About the question about saving inx-files as indd-files with new or old names I really do not understand the relevance it has if I use old names or new names to save the files. If you save a file which has been converted to another format first I cannot imagine that the filname has any significance!
I wonder about this because I have a lot of cross-references and would prefer to maintain these.
When you open a .inx file and save it, you must now save as .indd. If you have a file with that name already, when you save the .inx using the old name you overwrite the old version with the new one. This destroys any possibility of going back to that old version of the file for any reason as it will no longer exist in the previous state. Using a new name is a precautionary measure.
In a case where you have a book file that contains several .indd files, and those .indd files have links of some sort that refer to locations in another file in the book, those links will always point to the file with the old name, in the old location. In that case, and ONLY in that case, it is necessary to save your new files with the old name in the old location in order to preserve these inter-document links. If you need to do that you should make backup copies of the old files in a new location for safety, and do not delete them or overwrite them until you are absolutley certain that the new files are working properly and there is no possible further use for the backup copies.
We hear from users all the time who have made a change to a file like this, have not saved the old version, and now cannot use the new version for some reason and are faced with starting over.
Of course I don't save the converted files in the same folder as the originals, so no risk for overwriting exists. But maybe the cross-referenses also use the folder name so that I have to use the old folder name as well to keep the cross-references?
I have possibly about 200 cross-references, and if you think that the use of new names will be more succesfull, I am willing to loose my crossreferences and recreate them later on.
The links in your cross references are "absolute" so your converted files must be in the old folder or the refernces will look at the old files, not the new ones.
Cross-references between documents are "fragile" at best, but in your situation I would back up the old files to a safe location and save the conversions in the old folders with the old names in hopes that you don't have to redo 200 links.
Now I have exported all files to inx, imported them to ID, saved them as indd with the old names, placed them in the original folder and in a brand new book with the old name. The program runs without crashes until now, maybe all my cross-references are lost!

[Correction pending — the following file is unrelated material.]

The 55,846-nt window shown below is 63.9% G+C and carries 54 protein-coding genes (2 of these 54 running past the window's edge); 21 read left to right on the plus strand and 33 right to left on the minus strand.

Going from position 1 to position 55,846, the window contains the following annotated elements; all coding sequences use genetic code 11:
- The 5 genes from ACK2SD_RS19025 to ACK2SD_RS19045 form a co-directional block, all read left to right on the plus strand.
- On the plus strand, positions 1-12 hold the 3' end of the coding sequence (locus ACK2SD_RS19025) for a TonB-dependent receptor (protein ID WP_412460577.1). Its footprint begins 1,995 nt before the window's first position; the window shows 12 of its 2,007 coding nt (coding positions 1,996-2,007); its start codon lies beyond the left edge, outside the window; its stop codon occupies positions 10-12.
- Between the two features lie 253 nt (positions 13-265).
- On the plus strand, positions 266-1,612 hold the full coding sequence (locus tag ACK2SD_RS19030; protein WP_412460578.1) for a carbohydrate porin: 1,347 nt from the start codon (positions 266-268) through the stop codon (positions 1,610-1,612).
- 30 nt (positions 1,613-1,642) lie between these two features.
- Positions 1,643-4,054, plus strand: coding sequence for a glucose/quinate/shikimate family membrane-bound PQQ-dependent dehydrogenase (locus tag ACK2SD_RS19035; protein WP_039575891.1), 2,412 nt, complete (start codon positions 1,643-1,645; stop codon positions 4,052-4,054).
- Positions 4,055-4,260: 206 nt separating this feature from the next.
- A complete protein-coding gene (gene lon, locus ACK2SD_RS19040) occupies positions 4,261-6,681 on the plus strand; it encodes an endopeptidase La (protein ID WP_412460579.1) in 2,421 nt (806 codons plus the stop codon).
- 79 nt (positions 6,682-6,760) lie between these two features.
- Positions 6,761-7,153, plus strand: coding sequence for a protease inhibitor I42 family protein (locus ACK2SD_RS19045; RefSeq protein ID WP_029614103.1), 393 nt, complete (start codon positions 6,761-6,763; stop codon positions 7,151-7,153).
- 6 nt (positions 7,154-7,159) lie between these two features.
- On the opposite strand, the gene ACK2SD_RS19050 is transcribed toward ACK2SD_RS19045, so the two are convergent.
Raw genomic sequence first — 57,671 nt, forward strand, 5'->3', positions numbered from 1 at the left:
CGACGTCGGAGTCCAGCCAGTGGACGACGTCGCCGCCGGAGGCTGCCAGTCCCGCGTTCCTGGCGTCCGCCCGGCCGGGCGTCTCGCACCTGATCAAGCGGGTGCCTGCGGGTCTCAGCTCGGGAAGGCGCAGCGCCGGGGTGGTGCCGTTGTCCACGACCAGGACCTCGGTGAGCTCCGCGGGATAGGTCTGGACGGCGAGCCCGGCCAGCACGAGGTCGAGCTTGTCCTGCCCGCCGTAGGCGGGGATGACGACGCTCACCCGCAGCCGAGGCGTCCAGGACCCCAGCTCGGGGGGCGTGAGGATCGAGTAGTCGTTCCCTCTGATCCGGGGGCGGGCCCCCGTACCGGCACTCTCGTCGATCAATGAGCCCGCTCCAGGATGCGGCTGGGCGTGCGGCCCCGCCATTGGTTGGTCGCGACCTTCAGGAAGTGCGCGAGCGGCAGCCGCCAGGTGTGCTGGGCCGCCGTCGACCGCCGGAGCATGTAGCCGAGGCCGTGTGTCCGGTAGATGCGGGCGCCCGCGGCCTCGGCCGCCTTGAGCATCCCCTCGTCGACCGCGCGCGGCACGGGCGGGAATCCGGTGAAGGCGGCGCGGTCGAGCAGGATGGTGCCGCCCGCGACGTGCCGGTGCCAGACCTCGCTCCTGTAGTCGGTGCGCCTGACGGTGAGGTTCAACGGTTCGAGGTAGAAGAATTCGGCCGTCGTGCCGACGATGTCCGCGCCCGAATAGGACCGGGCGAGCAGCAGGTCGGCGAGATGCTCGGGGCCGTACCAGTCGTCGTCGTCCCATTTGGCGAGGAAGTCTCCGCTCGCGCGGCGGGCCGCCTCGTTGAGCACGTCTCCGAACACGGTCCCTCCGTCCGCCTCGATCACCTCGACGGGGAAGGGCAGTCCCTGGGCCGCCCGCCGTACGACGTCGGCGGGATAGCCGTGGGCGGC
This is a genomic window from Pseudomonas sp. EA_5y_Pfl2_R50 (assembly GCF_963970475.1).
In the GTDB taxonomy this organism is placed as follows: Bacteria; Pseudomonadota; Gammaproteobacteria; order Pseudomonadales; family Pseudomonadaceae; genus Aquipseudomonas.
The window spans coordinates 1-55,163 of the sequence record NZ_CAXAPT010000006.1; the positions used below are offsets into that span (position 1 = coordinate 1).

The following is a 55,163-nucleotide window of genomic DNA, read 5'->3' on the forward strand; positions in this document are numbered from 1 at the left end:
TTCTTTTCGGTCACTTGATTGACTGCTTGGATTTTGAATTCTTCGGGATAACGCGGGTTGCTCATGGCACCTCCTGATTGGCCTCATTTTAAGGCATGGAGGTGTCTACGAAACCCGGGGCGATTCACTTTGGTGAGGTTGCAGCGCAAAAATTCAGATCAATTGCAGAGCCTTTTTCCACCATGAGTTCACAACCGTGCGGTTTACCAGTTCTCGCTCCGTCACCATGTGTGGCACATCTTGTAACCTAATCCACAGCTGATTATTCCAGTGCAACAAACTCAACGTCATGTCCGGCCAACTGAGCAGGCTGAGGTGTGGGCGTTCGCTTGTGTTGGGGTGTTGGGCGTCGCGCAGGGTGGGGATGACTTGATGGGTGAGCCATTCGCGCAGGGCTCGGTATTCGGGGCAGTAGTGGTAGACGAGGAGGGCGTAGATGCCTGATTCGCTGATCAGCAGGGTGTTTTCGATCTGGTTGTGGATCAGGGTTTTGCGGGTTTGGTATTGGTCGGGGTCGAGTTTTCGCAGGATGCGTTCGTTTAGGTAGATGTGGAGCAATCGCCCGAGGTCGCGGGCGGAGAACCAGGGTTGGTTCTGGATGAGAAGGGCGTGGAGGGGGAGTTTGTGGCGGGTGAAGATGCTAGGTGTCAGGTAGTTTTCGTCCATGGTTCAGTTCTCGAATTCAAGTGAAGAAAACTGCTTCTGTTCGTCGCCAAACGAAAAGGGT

What did I do wrong?
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You didn't do anything wrong, as far as I can tell (though I would have created a new book file with a new name). Preserving the cross-refs was never an absolute guarantee, just a hope, with the best chance doing what you did (and I'm not sure from your post that they really are lost). You mentioned earlier that you were willing to rebuild the references, if necessary, so I think you are at least better off than you were because the program is no longer crashing.
You are right - thank you. But of course I hadn't checked all cross-references before I wrote, and I just found one valid reference to another file, while the file in question has lost 33 other cross-references. Does this help to explain how I can get them back?
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I'm afraid you need to rebuild them from scratch. It wouldn't surprise me if you were to add the old files into a book (see, they are still useful ) and check the references that they were already broken. You'll have to move the new files temporarily and put the old ones back where they were if you try, or you will be looking at the new files for all the link destinations, not the originals.
OK, I was afraid of that, but that isn't my biggest problem. I now worked 2 days witout crashing, but to day it crashed again . And I haven't finished correcting the format changes the inx-procedure has made to some of my pictures, my text and my objects! So possibly the inx-procedure produce as many faults as i correts.
Do you know if ID 6.0 runs more stable on Windows 7? The only reason why I hadn't upgraded is that my wife says that we can't afford ot just now.
I've done practically no work in CS4 on Windows 7, but had no issues with the one book project that I completed last year in CS4. It had no cross-references.
I don't think it's fair to blame .inx for your problems, either. We don't know what the cause of the original trouble was, and it could be making problems again. I'm also disturbed that you say there were formatting changes caused by the export. A .inx or .idml file opened in the same version of InDesign used to create it should be identical in format to the original, and if it is not I would suspect deeper problems on your system.
I now have been correcting manually the object format changes which was a result of the inx-trocedure. It is OK since I had to check all document for other errore just before I shall print my book on 650 pages.
During this process I opened only one dokument at a time and the program only crashes a few times. As I reached a certain dokument it crashed every time I tried to open this one, so maybe this document is the criminal one. Do you think I should repeat the inx-procedure with this document or do you have other suggestions?